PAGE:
Under the terms of the settlement, Atria has agreed to provide a total settlement fund of $6.4 million (the “Fund”) in full settlement of the claims of the Settlement Class. The Fund will be used to pay for class notice and payment distribution administration expenses (estimated at $120,000), as well as Class Counsel’s attorneys’ fees not to exceed one-third of the Fund, litigation expenses of approximately $135,000, and a service award of $3,500 to the Class Representative. The remaining amount (the “Net Settlement Fund”) will be used to make cash payments to Settlement Class Members (or if a Class Member is deceased, to their legal successor). It is estimated that the cash payment for each Settlement Class Member will be approximately $290. The settlement distribution process will be administered by an independent settlement administrator (the “Settlement Administrator”) approved by the Court. The settlement amount and Net Settlement Fund are contingent on final approval by the Court.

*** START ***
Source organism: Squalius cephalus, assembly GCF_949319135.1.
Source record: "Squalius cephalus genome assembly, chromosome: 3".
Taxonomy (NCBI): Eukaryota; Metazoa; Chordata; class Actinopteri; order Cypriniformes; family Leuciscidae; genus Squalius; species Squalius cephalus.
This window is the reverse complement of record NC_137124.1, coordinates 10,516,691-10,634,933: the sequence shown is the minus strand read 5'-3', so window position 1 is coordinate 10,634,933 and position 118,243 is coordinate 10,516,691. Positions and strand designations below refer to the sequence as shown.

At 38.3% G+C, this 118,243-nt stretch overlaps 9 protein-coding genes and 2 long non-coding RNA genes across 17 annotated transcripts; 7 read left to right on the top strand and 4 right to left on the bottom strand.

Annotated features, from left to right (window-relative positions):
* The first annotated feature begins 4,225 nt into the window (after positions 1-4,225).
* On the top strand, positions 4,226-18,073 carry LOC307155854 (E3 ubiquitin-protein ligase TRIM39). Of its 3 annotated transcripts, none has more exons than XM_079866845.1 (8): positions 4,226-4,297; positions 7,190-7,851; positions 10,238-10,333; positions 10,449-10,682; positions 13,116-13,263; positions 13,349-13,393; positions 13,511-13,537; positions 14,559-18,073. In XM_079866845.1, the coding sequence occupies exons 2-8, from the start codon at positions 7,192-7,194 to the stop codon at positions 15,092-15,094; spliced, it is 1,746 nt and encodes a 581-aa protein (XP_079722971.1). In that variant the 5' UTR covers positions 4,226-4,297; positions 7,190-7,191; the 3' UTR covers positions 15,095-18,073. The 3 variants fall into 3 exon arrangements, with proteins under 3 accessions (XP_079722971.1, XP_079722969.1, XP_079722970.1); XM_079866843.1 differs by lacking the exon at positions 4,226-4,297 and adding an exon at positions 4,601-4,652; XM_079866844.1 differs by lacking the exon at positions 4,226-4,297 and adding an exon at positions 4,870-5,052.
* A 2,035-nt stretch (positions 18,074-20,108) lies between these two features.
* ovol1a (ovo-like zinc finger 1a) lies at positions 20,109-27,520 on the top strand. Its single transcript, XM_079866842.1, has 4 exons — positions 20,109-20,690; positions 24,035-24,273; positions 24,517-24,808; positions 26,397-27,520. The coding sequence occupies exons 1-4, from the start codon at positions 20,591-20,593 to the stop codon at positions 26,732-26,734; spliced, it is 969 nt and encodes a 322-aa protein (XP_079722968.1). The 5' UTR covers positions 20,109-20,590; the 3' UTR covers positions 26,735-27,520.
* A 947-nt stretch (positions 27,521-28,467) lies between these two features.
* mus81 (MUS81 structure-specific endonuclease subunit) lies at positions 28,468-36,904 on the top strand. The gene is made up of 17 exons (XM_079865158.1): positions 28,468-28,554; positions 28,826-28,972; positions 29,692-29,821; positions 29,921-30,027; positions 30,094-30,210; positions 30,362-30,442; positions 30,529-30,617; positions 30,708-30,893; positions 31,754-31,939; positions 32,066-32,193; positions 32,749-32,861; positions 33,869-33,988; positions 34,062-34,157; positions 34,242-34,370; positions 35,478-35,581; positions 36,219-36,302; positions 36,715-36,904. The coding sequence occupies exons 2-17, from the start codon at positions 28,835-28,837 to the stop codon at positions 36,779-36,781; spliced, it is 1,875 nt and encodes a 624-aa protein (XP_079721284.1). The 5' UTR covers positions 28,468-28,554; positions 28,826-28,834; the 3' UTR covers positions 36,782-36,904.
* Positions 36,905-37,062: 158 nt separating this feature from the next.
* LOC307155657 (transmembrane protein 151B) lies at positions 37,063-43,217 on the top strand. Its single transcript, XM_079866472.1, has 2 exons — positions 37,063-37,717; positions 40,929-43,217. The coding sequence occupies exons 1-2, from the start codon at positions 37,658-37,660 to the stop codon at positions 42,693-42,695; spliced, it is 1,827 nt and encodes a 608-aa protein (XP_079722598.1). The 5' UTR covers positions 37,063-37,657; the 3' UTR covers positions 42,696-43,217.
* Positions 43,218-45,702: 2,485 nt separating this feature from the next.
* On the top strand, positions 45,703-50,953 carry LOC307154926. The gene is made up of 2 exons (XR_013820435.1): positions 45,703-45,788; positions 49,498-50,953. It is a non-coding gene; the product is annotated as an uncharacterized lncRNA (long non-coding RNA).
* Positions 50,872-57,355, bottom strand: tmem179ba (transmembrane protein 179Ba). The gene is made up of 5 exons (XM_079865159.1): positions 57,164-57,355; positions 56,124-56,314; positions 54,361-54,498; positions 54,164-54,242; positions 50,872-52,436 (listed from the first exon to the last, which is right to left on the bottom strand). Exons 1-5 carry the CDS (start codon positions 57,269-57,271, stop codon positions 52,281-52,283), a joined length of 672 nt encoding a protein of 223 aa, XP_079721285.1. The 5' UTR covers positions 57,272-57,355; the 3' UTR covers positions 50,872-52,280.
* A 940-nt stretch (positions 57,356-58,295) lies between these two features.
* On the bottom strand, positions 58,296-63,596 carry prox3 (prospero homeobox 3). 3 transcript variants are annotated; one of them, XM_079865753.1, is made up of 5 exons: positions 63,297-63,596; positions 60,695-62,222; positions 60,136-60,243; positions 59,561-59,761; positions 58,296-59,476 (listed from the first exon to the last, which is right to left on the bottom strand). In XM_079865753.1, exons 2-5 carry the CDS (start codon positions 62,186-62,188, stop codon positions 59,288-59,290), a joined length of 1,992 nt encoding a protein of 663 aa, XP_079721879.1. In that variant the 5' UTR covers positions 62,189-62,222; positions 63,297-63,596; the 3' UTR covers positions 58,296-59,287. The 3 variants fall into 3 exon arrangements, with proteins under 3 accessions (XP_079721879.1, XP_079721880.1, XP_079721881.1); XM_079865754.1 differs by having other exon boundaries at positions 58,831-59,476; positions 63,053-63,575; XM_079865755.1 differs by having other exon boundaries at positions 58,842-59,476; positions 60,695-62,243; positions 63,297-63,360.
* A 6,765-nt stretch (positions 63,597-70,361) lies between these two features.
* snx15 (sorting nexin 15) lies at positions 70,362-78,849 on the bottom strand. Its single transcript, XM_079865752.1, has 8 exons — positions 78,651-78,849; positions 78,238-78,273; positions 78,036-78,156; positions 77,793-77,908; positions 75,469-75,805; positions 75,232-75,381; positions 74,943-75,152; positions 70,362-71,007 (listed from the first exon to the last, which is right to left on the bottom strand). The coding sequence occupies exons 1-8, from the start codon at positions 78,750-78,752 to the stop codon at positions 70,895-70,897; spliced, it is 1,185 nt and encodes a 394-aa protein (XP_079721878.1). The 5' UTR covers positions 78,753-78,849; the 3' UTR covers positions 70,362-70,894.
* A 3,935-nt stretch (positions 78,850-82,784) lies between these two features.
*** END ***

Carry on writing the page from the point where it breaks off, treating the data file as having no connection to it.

In addition, as part of the settlement and a Court-approved injunction, Atria has agreed, among other terms, to include language in Atria’s residency agreements and other documents stating that resident assessments and other factors are considered in setting, monitoring or modifying staffing levels at Atria’s facilities. The injunction will begin on the Effective Date (as defined in the Stipulation of Settlement) and remain in place for three years.